Flight Mh-17: who downed the plane?
As soon as the news of the crashed flight Malaysia Arilines Mh-17 spread on the social networks, a war of information between the two sides begun, plus Russia.
- Saturday, 19 July 2014
Kiev and the pro-Russian leaders continue to hold the responsibility against each other, while Moscow has no doubts about the fact that - however you put - the responsibility is all Ukrainian. Even before an independent investigation and analysis of the flight recorders, the large amount of data available on the network already allows a plausible reconstruction of the incident, which identifies clear responsibilities.
Colonel Igor Girkin, aka Strelkov, supreme commander of the separatist forces in east Ukraine, is one who knows how to use social networks. He daily posts on Twitter and Vkontakte a sort of bulletin from the front. So on the same afternoon of the disaster, exactly at 15.50 local, Strelkov announced that his men had shot down a Ukrainian Antonov 26 at the point where the Malaysia Airlines Boeing 777 crashed. The news of the downed flight MH17 was released for the first time at 17.05 by Russian news agency Interfax, while the time of the disaster is 15:21, half an hour before Strelkov’s message. The post remained online for a few hours, before being deleted. There remain, however, an amount of copies and retweets.
The few lines written by Strelkov are very important for a number of reasons. First, there's no evidence of a Ukrainian An-26 shot down during those hours. By itself, the coincidence would be suspicious. The An-26 is a turboprop aircraft carrier, and with a speed and cruising altitude roughly analogous to an airliner; it flies at an altitude of several thousand meters from the ground and below the speed of sound. The Malaysia Airlines Boeing 777 was flying to an altitude of 10,000 meters when it was hit.
The separatists’ thesis
Neither the An-26 nor the Boeing could have been shot down with a rocket launcher RPG type, like those in the availability of the separatists and seized in a large number by the Ukrainian army. This is interesting because at first the separatists press service have used in their favor the fact of not having ground-to-air missile systems capable of striking at that altitude. But this clashes with the message posted on Vkontakte from Strelkov. The defensive argument lasted a few hours. Soon appeared on the web photos and videos of at least one Russian-made rocket launchers Buk in the availability of the separatists.
The Buk missile system is sophisticated ground-to-air, radar-guided, capable of hitting aircraft up to 25,000 meters of altitude. An already geolocated video shows the missile launcher while being transported to Snizhne, less than ten kilometers from the crash site, while other photos not yet geotagged show (presumably) the same Buk located in a residential area. This probably would have been enough not to give credit to Strelkov’s men version. But it was easy to fish out the net some of the Donetskaja Respublika press service tweet to find a picture posted on 19 June of a Buk allegedly in their possession. Even this tweet was quickly deleted after the overthrow of the Boeing 777, but the net is full of saved retweets and screenshots. Later popped this video with the Russian ultranationalist ideologue Sergej Kurginyan - who showed to have close ties with the separatists of Donbass - saying, "our skilled engineers are repairing the Buk launcher."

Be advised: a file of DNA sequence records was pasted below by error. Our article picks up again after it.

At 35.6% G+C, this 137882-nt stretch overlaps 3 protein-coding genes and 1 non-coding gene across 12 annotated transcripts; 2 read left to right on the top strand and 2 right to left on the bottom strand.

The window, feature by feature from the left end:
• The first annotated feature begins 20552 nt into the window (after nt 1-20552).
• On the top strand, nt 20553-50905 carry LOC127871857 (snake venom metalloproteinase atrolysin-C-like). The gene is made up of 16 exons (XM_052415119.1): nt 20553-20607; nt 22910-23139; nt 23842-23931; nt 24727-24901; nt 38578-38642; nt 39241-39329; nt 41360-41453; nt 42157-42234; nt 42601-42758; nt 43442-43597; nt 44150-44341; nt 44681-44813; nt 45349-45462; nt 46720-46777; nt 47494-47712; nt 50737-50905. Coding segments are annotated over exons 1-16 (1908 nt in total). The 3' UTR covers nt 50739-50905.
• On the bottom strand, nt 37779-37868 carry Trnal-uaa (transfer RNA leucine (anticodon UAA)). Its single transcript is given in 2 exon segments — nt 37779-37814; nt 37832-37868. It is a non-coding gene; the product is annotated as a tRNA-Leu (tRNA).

The smoking gun
In the evening, the SBU, the Ukrainian secret service, uploaded on Youtube some leaked phone calls in which the separatists talk about the downed plane. It is not the first time that the SBU release such telephone tapping, and sometimes it seems it is used as an excuse. In this case, however, the unpredictability of the event and the unequivocal admissions of the voices leave little doubt. In a first leak, Igor Bezler - a commander subordinate to Strelkov called "Bez", "Devil" - talks to Vasily Geranin, a Russian military intelligence Gru officer. "We just shot down a plane, about half an hour ago," says Bezler. In another conversation, a militiaman called "Major" reports from the scene of the accident: "It's a passenger plane, there are a lot of deaths." Finally, in a third call an unidentified fighter talks with Nikolai Kozitsin, another Russian officer who seems to give him instructions. "It means it was carrying spies, you got it? What the fuck are flying here, there's a war,"says Kozitsin.
With such a framework, it becomes extremely plausible the hypothesis that the separatists under command of Igor Strelkov, who do have the Buk anti-aircraft system, have shot down the Boeing 777 Malaysia mistaken for a Ukrainian cargo plane. The tragedy killed 295 innocent people, including 80 children, could be a turning point in the war of Donbass: open the way for a lasting truce or lead to an escalation of the conflict.
After a few days, Igor Bezler himself, in a clumsy attempt to dispel suspicions on his men, confirmed the authenticity of the phone calls leaked by the Ukrainian secret service, SBU. "We did discuss over the phone the downing of a plane, but the talk was about another plane," Bezler said, adding that the SBU would have manipulated the tapping. In his embarrassing candour Bezler, besides having put the authenticity stamp to the records, he also implicitly confirmed separatist's ties with the Russians, as he was leaked while talking to the Russian colonel Geranin of Gru, the military secret service of Moscow.